Iceland: the setting of my newest book
The Things Owen Wrote will be published by Groundwood this October, 2017. It is a middle-grade novel (for ages 9-12; grades 4-7) that is set in Iceland. In it, a grade nine boy from Alberta named Owen Sharpe asks:
What if covering up the biggest mistake of your life means travelling all the way to Iceland?
They walk along the path beside the pond, towing their luggage until they reach the end and enter into the downtown streets of Reykjavik. They wheel their luggage inside the first café they come to.
It is warm and colorful. The walls are a buttery yellow with gold trim around the windows. The chairs are bright orange with black legs. The polished wood counter where they sit down is resting on bookshelves jammed with travel guides and atlases arranged by continent, and the ceiling is plastered with maps of the world from which orange lamps hang down to match the chairs. Ketchup bottles and salt and pepper shakers are grouped together and spaced regularly along the counter. Owen fiddles with the ones closest to him.
“What is a typical Icelandic breakfast?” Neville asks the server when he comes by to take their order.
“We’re not known for lavish breakfasts. Mostly we look for something easy and piping hot to be scarfed down before braving whatever storm, volcanic eruption, earthquake or avalanche that might be waiting on our doorstep.”
Book jacket blurb:
Owen has always done well, even without trying that hard. He gets As in school, is an avid photographer and knows he can count on his family’s support. But then Owen makes a mistake. A big one. And now he must face his fear of disappointing his entire family.
A last-minute trip to Iceland, just Owen and his granddad, seems like the perfect way out. For Owen’s granddad, the trip is about paying tribute to a friend with Icelandic roots. But Owen has a more urgent reason for going: he must get back the notebook his granddad accidentally sent to the Iceland archive. He can’t let anyone read the things he wrote in it!
The pair gets on a plane, excited to leave their prairie town for a country of lava fields, glaciers and geysers. However, as they explore Iceland, the plan to recover Owen’s notebook starts to spiral out of control. Why does Owen’s granddad seem so confused and forgetful? And can Owen really hide the truth of what’s in his notebook?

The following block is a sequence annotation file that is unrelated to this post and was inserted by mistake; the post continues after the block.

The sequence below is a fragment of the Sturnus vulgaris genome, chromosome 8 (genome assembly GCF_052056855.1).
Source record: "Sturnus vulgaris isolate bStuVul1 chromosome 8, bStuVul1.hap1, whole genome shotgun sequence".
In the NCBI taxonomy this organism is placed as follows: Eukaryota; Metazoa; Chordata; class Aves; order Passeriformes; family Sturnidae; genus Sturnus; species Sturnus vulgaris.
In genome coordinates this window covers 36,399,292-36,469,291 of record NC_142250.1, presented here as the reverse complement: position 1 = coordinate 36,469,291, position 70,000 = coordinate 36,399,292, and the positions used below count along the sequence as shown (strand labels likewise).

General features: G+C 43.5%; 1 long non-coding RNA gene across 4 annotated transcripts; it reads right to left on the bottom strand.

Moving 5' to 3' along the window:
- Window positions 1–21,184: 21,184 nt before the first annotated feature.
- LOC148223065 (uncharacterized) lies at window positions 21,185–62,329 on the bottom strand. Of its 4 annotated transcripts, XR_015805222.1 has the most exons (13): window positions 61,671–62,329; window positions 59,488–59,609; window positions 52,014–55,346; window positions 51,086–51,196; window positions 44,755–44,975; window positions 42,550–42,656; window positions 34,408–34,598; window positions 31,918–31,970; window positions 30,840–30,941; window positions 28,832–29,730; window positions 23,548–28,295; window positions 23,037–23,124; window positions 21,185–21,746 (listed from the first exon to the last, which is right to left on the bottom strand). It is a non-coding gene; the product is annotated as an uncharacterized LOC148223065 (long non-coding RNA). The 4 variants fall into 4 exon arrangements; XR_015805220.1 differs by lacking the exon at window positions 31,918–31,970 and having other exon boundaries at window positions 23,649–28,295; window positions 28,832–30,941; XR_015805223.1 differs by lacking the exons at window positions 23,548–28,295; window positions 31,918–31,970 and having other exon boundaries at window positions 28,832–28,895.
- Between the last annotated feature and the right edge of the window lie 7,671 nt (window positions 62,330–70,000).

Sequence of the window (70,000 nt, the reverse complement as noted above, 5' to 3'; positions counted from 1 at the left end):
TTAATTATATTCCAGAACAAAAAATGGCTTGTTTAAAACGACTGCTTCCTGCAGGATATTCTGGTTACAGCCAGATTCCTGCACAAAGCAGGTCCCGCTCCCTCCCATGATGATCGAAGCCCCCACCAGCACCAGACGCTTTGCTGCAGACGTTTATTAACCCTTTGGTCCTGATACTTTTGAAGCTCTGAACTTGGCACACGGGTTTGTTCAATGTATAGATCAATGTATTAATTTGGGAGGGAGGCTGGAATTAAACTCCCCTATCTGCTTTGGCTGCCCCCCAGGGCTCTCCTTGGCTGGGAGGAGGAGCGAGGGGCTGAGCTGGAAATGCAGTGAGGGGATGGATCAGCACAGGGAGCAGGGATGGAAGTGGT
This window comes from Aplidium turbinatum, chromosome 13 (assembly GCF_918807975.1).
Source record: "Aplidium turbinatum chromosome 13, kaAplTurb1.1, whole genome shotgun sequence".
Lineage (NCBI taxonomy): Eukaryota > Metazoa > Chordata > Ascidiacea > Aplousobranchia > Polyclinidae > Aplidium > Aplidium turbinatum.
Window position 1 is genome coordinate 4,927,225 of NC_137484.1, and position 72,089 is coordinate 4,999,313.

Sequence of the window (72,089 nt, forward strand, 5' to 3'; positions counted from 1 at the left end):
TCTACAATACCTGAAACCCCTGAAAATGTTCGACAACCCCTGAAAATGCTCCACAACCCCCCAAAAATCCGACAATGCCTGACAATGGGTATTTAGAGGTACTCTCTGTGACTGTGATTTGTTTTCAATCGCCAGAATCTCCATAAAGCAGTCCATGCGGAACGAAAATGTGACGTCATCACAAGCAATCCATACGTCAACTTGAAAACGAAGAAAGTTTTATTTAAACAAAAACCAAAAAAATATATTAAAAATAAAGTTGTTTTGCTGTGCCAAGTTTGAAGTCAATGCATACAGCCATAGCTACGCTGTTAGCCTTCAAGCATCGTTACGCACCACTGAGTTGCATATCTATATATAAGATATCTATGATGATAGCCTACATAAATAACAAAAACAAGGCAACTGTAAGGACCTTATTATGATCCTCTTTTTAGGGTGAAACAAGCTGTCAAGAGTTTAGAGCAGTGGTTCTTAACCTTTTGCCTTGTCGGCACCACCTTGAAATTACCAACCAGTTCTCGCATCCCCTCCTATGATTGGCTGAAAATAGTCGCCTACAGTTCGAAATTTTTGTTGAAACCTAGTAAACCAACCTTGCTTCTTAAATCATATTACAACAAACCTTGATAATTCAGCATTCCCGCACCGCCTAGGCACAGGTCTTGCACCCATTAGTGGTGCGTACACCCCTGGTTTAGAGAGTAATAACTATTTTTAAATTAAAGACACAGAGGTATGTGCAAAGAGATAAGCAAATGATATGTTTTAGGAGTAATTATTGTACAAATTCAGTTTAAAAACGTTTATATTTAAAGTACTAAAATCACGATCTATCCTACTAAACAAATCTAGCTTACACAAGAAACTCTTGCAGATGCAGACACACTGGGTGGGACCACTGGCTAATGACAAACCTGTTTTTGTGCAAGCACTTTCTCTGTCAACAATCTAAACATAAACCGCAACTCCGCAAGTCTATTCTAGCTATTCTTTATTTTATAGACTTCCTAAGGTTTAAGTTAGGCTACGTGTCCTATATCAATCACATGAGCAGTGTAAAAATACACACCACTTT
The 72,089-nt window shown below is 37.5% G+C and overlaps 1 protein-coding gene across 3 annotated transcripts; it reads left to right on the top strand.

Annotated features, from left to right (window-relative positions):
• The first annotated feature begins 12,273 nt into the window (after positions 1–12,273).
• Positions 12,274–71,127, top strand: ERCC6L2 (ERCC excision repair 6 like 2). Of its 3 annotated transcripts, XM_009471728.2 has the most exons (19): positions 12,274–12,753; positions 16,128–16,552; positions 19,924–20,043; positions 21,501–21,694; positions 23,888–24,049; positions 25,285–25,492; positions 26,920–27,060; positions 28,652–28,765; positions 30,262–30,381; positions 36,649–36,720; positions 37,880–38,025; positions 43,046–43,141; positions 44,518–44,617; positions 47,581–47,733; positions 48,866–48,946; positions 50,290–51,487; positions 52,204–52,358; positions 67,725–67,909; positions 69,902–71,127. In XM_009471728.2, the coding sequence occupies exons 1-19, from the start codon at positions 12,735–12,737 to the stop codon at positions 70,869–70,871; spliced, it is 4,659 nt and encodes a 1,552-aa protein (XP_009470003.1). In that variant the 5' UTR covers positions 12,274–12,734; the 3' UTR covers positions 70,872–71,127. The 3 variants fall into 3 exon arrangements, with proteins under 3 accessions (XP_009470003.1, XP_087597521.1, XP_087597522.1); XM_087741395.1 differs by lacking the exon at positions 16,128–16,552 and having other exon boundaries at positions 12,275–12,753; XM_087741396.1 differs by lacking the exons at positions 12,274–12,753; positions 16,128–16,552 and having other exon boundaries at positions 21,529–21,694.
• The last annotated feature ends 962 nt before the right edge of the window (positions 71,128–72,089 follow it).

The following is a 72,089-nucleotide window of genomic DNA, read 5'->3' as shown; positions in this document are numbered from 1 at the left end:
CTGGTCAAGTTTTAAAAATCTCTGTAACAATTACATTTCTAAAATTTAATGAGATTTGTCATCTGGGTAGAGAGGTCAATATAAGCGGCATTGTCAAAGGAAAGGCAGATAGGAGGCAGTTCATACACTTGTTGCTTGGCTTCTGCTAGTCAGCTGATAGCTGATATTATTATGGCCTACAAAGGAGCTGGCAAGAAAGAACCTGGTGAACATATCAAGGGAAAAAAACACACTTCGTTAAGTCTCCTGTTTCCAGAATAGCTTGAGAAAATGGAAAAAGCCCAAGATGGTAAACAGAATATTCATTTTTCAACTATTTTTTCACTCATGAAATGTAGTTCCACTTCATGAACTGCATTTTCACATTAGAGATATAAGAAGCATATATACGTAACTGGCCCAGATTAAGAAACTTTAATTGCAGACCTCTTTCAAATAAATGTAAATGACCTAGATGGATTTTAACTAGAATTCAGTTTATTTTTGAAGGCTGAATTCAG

Field notes from my research in Iceland:
June 17 is Iceland's Independence Day. I wish I was back to enjoy their wonderful public concerts!
Icelandic geysers provided a dramatic backdrop for one of my novel's scenes.
A bumpy barren landscape in Northern Iceland. Great for my main character's interest in photography.
The Hvalfjörður tunnel, which reaches 165m (541ft) below sea level, made a perfect backdrop for one scene in this novel.
A geothermo heated beach in Iceland. Take that, Arctic Ocean!
After years of searching, I've finally found the gate where you go to find your long lost mitten! It's in Reykjavik!
The Laundromat Cafe in Reykjavik made a perfect backdrop for a scene in my new novel!
An Icelandic landscape while touring all the way around the Ring Road.
All six original volumes of Advökur (Wakeful Nights) are on display at Stephansson House.
An unexpected but poetic detail nailed to the dormer of Stephansson House by an Icelandic/Canadian poet.
Better weight than wisdom a traveller cannot carry.A Viking saying printed on the Customs wall at the Reykjavik Airport
Stephansson House Provincial Historic Site, near Markerville, Alberta - a poet's homestead!
The Order of the Falcon hearkens back to the Vikings and is given by the Icelandic government to those dedicated to preserving Icelandic culture.
Icelandic language has barely changed since settlement times in the 9th century. This means Icelanders can easily read original medieval writing.